Increased Implementation of VR and AR Tools: knowledge transfer and retention is always a challenge for manufacturers; fortunately, new tools are becoming available to address this issue – two of these are Augmented Reality (AR) and Virtual Reality (VR). AR and VR are both interactive experiences and the key difference is that VR replaces the user’s environment with a completely simulated one whereas AR alters the user’s real-world environment by overlaying additional information or data. Both of these technologies are being used for personnel training, commonly in the form of a head-mounted device; for example, an AR or VR device allows an Operations trainee, equipped with plant data and procedures, to experience an issue that may occur on the plant floor. The trainee responds as he or she deems appropriate, then a local or remote expert can review the AR or VR video and provide feedback or suggest additional training as necessary. Historically, training programs have been one-size-fits-all but these types of technologies allow training to be more customized based on the skills a specific trainee needs to enhance. These tools also enable personnel to train in a safe, non-disruptive environment, often training on rare operations scenarios like process upsets or unplanned downtimes that may be difficult to experience in the “real-world”.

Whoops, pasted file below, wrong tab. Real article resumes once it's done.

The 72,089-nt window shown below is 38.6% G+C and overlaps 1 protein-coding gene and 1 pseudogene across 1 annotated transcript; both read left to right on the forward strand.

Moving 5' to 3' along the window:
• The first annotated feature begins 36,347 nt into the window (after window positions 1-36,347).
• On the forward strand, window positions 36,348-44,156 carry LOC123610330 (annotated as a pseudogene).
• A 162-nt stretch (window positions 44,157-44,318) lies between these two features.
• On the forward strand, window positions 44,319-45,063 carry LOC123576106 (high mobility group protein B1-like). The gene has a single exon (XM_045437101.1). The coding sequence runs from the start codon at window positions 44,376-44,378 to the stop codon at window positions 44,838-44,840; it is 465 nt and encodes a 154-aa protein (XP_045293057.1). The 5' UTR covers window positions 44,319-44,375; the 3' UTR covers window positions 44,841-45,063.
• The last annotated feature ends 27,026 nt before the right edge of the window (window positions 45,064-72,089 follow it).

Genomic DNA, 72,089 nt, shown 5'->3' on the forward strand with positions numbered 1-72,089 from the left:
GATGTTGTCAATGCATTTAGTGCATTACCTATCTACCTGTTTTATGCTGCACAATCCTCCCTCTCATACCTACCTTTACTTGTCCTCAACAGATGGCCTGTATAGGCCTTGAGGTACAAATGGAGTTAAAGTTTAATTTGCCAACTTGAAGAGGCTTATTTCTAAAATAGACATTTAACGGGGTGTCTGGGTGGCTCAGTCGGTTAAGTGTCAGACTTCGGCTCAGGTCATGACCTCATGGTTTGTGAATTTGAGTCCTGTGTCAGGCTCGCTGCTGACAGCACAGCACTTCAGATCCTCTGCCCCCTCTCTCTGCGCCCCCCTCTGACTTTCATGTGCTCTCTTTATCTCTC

Smart Robot Usage Expands: 5G network technology is upon us and is delivering faster and more reliable internet connectivity. Additionally, due to improved satellite coverage, connectivity is now spreading to remote areas not previously connected. These advancements make the case even stronger for smart robots! Robots are certainly not new but robotic technologies continue to advance and the possible applications for Industry 4.0 robots continues to rapidly expand.

Increased Reshoring: with the digitalization of manufacturing and increasing industrial automation, workforces are becoming less reliant on humans and fewer personnel are required. Reshoring is the concept of bringing manufacturing back to the United States. There are many factors that influence the trend in reshoring, but digitalized manufacturing is certainly playing a part.
 

Concept Systems

Concept Systems is 100% committed to maintaining current, state-of-the art equipment that allow customers to achieve competitive manufacturing today and tomorrow. With the technologies available, there are countless robotic and machine vision applications that can help you address your business challenges. From basic picking and sorting to enhanced vision inspection, from custom built end of arm tooling to complete work cell design and integration, our team of expert engineers design and integrate solutions that enhance the efficiency and profitability of your operations.

We’ll dive into your manufacturing process and build a smart, precisely tailored automation solution – effectively integrating metrology and automation solutions to improve throughput and elevate quality. Leverage the advances in technology to improve your manufacturing – contact us today!